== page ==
As these text-based multi-user dungeons were the first adventure games of their kind, they developed a surprisingly deep set of lingo of which a great deal is still in use today.
- Adventurer’s Guild – The traditional starting point of the game for new players. It is in the Guild where one can raise their stats, advance levels, show their list of quests to be solved, and check on the bulletin board for random postings from other players.
- AFK – Short for “away from keyboard”.
- Alignment – A numeric representation of how good or evil your character is. Zero represents neutral. A positive number represents good. A negative number represents evil. By slaying many evil monsters, one’s alignment will eventually shift towards that of good, and vice versa.
- Armageddon – He is a non-player character whose purpose is to shut down the game. He takes his job very seriously. Armageddon typically appears once per day at 5:50 AM Eastern Standard Time. While he is present, he counts down the game shutdown sequence every few minutes or so. The total shutdown sequence takes 10 minutes.
- Armor – Equipment which you wear in order to help protect yourself from damage against others in combat. Can also serve for purely decorative purposes.
- Attribute – Nirvana supports several basic character attributes, determining the capabilities of your character under certain situations. You can see your attributes with the “sc2″ command.
- Blick – Slang for “blood lick”. Used to express the satisfaction of killing another creature in combat, typically other players in hand to hand combat.
- Bot – Short for “robot”. This varies from the first-person perspective shooter definition in that a “bot” is usually an automated script which performs more than just aiming assistance for the player. “Bot” code can be used to automate many aspects of game play. While “bots” are not technically illegal in the game, if a wizard catches a player using one, the wizard cannot be held accountable for any “accidents” which result from the use of a fully automated scripting engine.
- Castle – Any realm within Nirvana. Traditionally, when a new wizard is granted access to the game library, they are allowed to pick a room where they drop their castle, which becomes a full-fledged realm for players to participate in upon opening. The castle serves as the portal/entrance to the wizard’s realm.
- Church – The village church is 1N from the village green. If a player dies, this is where they must go to regain their corporeal form.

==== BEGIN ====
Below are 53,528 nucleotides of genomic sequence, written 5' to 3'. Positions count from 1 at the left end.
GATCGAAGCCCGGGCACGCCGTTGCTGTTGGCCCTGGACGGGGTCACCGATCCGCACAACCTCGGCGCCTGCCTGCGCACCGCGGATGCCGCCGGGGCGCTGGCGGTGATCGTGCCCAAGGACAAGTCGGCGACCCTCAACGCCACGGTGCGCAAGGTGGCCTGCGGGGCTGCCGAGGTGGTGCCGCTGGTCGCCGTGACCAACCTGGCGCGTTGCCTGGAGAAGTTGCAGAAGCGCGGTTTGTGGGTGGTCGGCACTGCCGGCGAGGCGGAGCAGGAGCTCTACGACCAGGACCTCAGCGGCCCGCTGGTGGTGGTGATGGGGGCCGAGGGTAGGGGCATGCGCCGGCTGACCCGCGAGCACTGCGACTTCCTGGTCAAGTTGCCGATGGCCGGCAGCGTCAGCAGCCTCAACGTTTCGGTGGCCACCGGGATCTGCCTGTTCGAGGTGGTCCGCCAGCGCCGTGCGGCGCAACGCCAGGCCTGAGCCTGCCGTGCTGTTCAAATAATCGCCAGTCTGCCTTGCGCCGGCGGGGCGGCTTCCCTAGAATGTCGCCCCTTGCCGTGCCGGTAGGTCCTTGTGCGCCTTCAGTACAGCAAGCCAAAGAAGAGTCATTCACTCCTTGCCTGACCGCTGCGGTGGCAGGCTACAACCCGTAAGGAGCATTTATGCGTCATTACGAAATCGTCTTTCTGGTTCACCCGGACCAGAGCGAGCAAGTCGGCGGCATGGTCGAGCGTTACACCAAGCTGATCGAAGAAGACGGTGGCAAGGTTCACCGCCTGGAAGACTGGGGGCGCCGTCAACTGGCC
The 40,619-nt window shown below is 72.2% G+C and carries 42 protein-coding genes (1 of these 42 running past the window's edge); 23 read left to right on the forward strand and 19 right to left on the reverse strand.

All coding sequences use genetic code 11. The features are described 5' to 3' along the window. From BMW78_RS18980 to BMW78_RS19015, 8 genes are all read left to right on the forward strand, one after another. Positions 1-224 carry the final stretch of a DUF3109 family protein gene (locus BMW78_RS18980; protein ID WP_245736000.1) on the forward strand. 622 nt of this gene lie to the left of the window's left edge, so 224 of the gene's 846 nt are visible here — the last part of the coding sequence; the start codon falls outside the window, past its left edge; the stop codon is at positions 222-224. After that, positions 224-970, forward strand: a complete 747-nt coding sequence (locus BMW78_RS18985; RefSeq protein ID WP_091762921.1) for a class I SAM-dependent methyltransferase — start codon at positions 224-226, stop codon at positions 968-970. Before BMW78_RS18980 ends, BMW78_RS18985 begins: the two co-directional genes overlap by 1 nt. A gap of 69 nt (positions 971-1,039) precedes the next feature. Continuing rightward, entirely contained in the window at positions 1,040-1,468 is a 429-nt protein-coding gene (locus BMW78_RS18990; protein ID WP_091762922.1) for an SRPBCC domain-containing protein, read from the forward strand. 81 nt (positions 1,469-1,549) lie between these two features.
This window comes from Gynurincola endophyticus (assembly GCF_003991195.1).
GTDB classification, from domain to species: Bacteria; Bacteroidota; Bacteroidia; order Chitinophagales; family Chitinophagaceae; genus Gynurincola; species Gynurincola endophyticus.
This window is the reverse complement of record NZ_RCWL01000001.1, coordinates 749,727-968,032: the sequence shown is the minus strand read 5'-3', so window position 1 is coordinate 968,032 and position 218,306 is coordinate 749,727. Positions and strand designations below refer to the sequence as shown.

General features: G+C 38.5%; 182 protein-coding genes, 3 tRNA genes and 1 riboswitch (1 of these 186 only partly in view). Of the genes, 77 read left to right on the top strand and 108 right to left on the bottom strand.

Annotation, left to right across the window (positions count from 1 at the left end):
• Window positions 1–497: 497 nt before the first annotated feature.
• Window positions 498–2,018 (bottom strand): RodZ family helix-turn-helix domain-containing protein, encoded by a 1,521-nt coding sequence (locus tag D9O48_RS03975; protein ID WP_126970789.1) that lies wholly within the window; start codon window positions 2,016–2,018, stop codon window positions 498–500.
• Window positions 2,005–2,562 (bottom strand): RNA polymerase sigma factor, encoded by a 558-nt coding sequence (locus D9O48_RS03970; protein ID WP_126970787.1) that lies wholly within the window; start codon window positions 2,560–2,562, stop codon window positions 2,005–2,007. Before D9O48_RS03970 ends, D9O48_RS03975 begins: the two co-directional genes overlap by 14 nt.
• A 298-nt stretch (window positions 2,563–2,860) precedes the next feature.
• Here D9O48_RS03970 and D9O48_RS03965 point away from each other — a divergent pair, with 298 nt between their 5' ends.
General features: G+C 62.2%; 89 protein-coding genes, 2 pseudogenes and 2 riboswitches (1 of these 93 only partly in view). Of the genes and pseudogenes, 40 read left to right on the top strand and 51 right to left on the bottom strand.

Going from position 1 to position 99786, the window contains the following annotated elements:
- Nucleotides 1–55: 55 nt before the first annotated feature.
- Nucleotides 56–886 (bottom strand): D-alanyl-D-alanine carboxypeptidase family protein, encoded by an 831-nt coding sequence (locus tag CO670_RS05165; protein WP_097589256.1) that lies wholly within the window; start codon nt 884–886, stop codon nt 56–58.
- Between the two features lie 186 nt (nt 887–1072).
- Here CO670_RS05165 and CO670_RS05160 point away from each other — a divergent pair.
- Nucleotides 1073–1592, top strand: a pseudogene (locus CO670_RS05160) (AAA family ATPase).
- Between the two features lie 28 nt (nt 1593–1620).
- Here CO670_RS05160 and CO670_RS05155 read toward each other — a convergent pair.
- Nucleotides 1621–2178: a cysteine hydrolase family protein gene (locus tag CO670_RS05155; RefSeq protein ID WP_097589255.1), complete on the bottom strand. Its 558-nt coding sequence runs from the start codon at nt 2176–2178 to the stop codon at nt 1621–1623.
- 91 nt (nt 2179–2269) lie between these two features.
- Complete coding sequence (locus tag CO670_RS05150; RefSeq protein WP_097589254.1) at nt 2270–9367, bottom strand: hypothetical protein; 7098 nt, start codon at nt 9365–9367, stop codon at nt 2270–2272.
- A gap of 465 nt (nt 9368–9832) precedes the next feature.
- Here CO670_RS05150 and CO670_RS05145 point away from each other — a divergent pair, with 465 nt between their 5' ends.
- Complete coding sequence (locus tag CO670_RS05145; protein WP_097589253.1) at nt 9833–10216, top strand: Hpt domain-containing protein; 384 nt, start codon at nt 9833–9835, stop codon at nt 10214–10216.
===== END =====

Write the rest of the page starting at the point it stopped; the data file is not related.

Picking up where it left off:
- Corpse – When a player or non player character dies, their inventory is transferred to a “corpse” object which represents the properties of the dead body. The player will continue on as a “ghost”, and regains their corporeal form once they “pray” in the village church.
- DC – Disconnection from the game.
- Decorpse – The act of looting the equipment from a corpse, or processing the corpse into some other form of energy.
- Dest – Shortened for “destruct”. When an object is removed from the game, such as when a heal is consumed, it is “dested” from the game. Note that the process of destructing an object does not delete the file from which it was created.
- Dev – Short for “Developer”. Please see “wizard”.
- Devs – A command to see which wizards are currently logged in.
- Driver – The server software which runs the MUD environment. Nirvana runs a modified version of a driver based on the original LPMud distribution.
- Experience – Also shortened as “EXP”. This value is a somewhat abstracted number which represents the “score” of your character. Experience is accumulated mainly from killing monsters, but can also be gained from solving quests and puzzles. In general though, monsters form the sheer bulk of which experience is gained.
- Extra levels – Nirvana is built on a traditional mudlib which only allows for 19 player levels. Any level higher than this would result in the player being treated as a wizard. As a solution for players who have reached the top of their level, 100 extra ‘sub’ levels were created in the game. These extra levels are represented in the nomenclature of “19+30″ or “19+100″.